A notice of a petition from the NLRB requires fast but considered action
By Hugh F. Murray, III
Private-sector unionization has continued its long downward trend, with just around 6% of the private-sector workforce now represented by a labor union both nationwide and in Connecticut.
One consequence of this decline is that many employers and human resources professionals have never been involved with or even thought about union organizing and are entirely unfamiliar with the requirements and procedures that govern union organizing drives and subsequent elections. Although such occurrences may be rare, employers should have a basic understanding of the process so that they can make reasoned responses in tight time frames in the event that they receive a notice of a petition from the National Labor Relations Board (NLRB).
Recent NLRB Activity
The NLRB is charged with conducting secret ballot elections to determine whether a group of employees wants to be represented by a particular union.
In recent years, the NLRB has made a major push, both by attempted regulatory change and through its internal processes, to speed up the time between the filing of a petition by a union and an election, looking to push the average time to fewer than 40 days. This means that employers faced with a notice of such a petition will have very little time to develop a response and may unintentionally violate the law or head down a path that is unwise for their business.
When the NLRB receives a petition for an election, it notifies the employer of an initial hearing on that petition. It is common for a union to file its petition on a Friday afternoon and for the NLRB to fax to the employer that afternoon a notice of a hearing to be held in a week or so.
This hearing can be very important, as it will set the parameters of the group of employees who can vote and who may ultimately be represented by the union. In this short time an employer needs to understand whether the group involved is an "appropriate bargaining unit" under the law and needs to understand and show which of its employees are "supervisors" under the precise definition that applies to these cases.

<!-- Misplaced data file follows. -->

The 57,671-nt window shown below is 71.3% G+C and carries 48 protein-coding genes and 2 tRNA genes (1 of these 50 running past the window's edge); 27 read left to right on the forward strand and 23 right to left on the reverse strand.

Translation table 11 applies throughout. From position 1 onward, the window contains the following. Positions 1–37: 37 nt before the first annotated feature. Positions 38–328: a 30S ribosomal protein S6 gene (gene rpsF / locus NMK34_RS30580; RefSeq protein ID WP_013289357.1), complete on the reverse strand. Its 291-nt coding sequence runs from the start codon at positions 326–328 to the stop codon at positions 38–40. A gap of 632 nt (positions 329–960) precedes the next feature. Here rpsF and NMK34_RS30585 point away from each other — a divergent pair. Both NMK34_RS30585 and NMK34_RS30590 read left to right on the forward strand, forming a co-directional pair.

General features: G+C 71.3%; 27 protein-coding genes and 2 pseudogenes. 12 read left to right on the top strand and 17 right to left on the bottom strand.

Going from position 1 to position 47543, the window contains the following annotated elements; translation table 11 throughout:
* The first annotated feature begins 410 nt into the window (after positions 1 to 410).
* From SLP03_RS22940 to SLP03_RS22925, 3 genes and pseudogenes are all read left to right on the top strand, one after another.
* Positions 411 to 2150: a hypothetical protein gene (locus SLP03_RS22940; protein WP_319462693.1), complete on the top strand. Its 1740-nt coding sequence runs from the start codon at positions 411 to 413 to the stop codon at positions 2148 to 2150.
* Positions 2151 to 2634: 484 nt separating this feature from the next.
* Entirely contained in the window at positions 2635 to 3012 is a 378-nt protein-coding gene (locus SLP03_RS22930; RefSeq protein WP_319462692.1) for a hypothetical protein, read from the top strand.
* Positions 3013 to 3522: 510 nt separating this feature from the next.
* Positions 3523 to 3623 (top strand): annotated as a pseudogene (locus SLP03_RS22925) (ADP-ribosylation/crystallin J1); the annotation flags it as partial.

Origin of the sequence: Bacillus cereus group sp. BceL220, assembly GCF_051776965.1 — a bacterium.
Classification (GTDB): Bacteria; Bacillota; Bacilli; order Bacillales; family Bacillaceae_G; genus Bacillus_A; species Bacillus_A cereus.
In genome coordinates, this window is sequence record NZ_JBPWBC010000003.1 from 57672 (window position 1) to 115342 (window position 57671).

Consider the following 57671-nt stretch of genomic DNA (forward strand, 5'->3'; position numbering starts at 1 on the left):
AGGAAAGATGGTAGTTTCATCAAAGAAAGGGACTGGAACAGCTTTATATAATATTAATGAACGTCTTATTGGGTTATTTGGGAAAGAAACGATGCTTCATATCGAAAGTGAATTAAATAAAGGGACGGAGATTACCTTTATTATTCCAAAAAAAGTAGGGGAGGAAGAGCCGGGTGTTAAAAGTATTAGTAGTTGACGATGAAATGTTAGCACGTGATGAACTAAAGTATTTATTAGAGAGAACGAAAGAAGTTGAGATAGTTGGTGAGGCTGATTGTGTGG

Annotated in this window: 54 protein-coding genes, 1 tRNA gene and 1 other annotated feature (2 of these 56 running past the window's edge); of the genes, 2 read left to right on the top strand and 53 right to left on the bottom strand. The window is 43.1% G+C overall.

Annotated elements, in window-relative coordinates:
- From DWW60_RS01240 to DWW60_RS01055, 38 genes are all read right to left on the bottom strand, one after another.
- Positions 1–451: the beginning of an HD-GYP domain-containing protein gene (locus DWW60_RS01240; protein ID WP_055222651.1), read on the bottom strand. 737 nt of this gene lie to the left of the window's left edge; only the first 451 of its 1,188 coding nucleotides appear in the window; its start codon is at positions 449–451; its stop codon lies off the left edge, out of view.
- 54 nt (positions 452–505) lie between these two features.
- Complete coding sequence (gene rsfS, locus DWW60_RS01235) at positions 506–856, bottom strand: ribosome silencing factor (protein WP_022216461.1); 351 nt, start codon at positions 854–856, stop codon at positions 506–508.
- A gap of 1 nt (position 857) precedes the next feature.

In addition, the employer must understand what it can and cannot do with regard to discussing the election with its employees. Some employers will choose to run a "campaign" during the election, which is allowed under the law, while others may not. Making such a decision requires some advance thought and should not be done for the first time in a panic-stricken, time-pressed manner.
Employers who choose to run a campaign informing employees of issues in relation to the union election need to be careful that none of the management or supervisory personnel breaks the law in what is said to employees or done during the campaign.
The rules related to an employer's conduct during a campaign have been developed over 75 years, and some are a bit arcane. There are certain things employers should say and do and other things they cannot say or do. Trying to understand and apply these rules for the first time under extreme time pressure is unlikely to lead to a reasoned, thoughtful approach to a business problem.
In businesses and industries with low rates of unionization, initial preparation for a union organizing campaign that may never occur may seem low on the priority list, but an hour or two of thought once a year is likely to put the organization in a much better position if a union vote does ever occur. Human resources professionals should take the time to get familiar with this area of HR practice.
Hugh Murray is a partner at Murtha Cullina LLP. He can be reached at firstname.lastname@example.org.